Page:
Over the past few years, when in Burbank, California for official business, I’ve had the privilege of walking around the Walt Disney Studios lot. It’s not something I take for granted, as unlike many working studios today, the Walt Disney Studios is a closed lot and not open to the public for tours. Having the ability to not only walk the streets and corridors where Walt Disney roamed, but to do so freely at times, has been an incredible gift.
A prime example of this was the recent Disney Scavenger Hunt at Disney Headquarters! And just minutes before I experienced that, I had the distinct privilege to do something I had never done before – Tour Walt Disney’s Office!
Follow along as I take you on a tour.
(Disney invited me to California on an all-expenses paid trip, in exchange for our coverage of events. As always, all opinions are my own. Affiliate links in post.)
Tour Walt Disney’s Office – Suite 3H
It wasn’t all that long ago that I had been standing just outside Walt Disney’s office, taking photographs throughout the lobby and hallway in the old Animation building.
Walt Disney’s office isn’t open to the public. It’s not even open for employees to tour. It’s only opened by special invitation.
It was in November of 2017, during my COCO trip, when I would walk slowly along this hallway, and the two others below it, looking at each photograph. I would sit in the oversized lobby, imagining Walt Disney and the countless film stars and celebrities of the day walking through this space and into Walt Disney’s office.
This time would be different. I would be walking inside myself.
Old Animation Building
Walt Disney’s office was located at the heart of the lot – third floor of the Animation Building’s H-Wing.
The design of this building, with incredible windows, was made to help animators work with as much natural light as possible.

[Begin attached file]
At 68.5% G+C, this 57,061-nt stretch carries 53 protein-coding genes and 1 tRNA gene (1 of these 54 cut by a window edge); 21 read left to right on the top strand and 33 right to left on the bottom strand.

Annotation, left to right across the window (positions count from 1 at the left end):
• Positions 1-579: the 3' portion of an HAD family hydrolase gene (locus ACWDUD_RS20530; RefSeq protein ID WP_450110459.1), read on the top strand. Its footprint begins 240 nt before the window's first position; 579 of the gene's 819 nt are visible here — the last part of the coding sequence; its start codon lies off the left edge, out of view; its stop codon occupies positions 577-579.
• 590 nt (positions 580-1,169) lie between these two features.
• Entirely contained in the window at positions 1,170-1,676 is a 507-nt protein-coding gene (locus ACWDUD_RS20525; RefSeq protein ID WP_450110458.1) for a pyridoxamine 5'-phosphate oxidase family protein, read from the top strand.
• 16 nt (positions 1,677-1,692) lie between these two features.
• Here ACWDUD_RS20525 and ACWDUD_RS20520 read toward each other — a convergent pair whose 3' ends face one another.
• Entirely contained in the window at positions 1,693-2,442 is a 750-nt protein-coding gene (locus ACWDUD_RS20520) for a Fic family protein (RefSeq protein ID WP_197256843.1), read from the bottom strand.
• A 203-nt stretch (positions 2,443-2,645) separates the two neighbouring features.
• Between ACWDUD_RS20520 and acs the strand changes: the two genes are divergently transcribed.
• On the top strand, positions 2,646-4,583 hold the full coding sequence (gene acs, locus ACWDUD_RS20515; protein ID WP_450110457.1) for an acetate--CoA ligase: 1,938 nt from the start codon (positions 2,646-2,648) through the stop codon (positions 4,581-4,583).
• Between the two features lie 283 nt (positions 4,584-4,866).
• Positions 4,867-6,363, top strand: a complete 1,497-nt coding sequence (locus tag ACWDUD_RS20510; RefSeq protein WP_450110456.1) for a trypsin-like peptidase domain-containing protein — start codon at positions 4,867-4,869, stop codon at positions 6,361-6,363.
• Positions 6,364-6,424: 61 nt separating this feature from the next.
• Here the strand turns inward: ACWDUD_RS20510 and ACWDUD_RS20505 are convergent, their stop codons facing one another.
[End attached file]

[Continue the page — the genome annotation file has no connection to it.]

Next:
This Buena Vista studio location wasn’t where Disney had started, moving from the Hyperion Avenue lot and into the Burbank lot around 1940, but much history is contained within these walls. This building is where many of our favorite classic Disney animated features were drawn, like Dumbo (1941), Bambi (1942), Cinderella (1950), Alice in Wonderland (1951), Peter Pan (1953), and Lady and the Tramp (1955)
Here, on the third floor of the old Animation building, is where Suite 3H is located.
Suite 3H – The Offices of Walt Disney.
3H is a series of offices, not a singular office, located right through these doors. Walt Disney himself occupied Suite 3H from 1940 until his death in 1966.
Though others had occuped 3H since the time of Walt’s death (Disney Presidents and CEOs like Frank Wells and Michael Eisner), in 2015 Suite 3H was completely renovated and reopened as a permanent exhibit honoring Walt Disney.
This renovation was remarkable. Having seen it firsthand, I see the painstaking detail the Studios went through to get everything just right. This was able to be done thanks to the hard work of Dave Smith, who founded the Walt Disney Archives and inventoried all the materials in Walt Disney’s offices.
What we see today when touring is identical to how it was when Walt Disney worked here. His personal items have been brought back into the rooms. It’s like going back in time, with ashtrays on every desk and dated curtains on the windows.
Secretary’s Office – The Gatekeeper
With just a glimpse of the secretary’s office, you can quickly see how dated it is.
Typewriter. Rotary phone. And the journal on the desk? Walt’s actual calendar of his comings and goings. Oh, what I wouldn’t have given just to browse through that a bit.
They were the gatekeepers you had to go through to get to the man himself.
Walt’s Formal Office
Walt had 2 offices, this was the first one would come to, his formal office.
This is where Walt would meet important guests visiting the Studios.
Everything you see in these offices are the original items that were used by Walt himself. From colored pencils on his desk to the Norman Rockwell sketches of his daughters, this office was a representation of all that was important to Walt.
When you walked into the formal office, Walt’s desk was straight ahead.